Liz D
added about 1 month ago

I like pinto & black beans, I think their flavors are more fitting for the spices in chili; kidney beans are too sweet for me. I'd use a mix of beans, especially if there's no meat, for the combo of colors, flavors & textures

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Gammy
added about 1 month ago

I typically add dark red kidney beans along with cannellini beans and never rinse the beans, I like the way the "juices" help thicken and flavor the chili. Never thought they were too sweet, but I will have to try pinto and black beans to taste the difference.

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Trena Heinrich
Trena Heinrich

Trena is a trusted source on general cooking.

added about 1 month ago

I make my chili with pinto beans.

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Ttrockwood
added about 1 month ago

I like a mix of different beans, usually kidney beans and black beans

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Gail Stringer
added 28 days ago

I use pinto, black and kidney beans.

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MMH
MMH
added 28 days ago

I like the mix of beans also. I add sweet corn. I like the contrast to the spice of a really hot chili and I never add meat.

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Mercergirl
added 28 days ago

For decades, my tradition was always kidney beans - I didn't even consider there was another option. Now I prefer a combination of kidney, black, and pinto. The different colors, textures, and flavors really add to the dish.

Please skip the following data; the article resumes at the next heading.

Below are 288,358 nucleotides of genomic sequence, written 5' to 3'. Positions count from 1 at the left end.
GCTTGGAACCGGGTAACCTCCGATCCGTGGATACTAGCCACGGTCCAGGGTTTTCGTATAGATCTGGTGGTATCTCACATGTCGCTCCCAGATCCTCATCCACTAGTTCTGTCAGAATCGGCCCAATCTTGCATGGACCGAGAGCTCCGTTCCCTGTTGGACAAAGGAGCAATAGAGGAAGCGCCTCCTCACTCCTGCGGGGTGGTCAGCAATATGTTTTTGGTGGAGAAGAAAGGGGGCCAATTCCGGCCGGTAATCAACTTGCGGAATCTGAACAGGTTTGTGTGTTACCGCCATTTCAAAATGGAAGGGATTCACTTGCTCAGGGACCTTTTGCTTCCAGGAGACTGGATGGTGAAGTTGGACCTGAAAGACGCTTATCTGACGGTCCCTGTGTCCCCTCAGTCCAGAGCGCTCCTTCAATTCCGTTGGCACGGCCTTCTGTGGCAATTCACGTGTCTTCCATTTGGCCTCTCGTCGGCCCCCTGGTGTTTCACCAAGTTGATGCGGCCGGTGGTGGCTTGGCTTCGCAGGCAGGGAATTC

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Linda Thomas
added 28 days ago

Pinto the size and its creamy

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Kimberlee Frarey
added 28 days ago

Pink beans - texture and beautiful color, plus the sauce seems to adhere to the shape of the bean and this enhances the flavor of each bite

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normafahy@hotmail.com
added 28 days ago

Kidney. I mix far a slight. I don't like creamy beans in my chile. Sometime I add a little coffee to it

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Suzanne Smith
added 27 days ago

Santa Maria Pinquitos (available thru Rancho Gordo) only bean my family uses. Been the fav family chili bean since the 1960s.

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Laura De
added 24 days ago

I use pinto beans and avoid kidney beans which I consider too hard and sweet. I don't eat chili made with kidney beans if I can avoid it. There is a brand of pinto beans available in the south and southwest called "Ranch Style Beans" which are canned with a chili sauce. Since the chili flavor has marinated throughout the cooked beans, they are a nice ingredient for chili with beans; no rinsing required.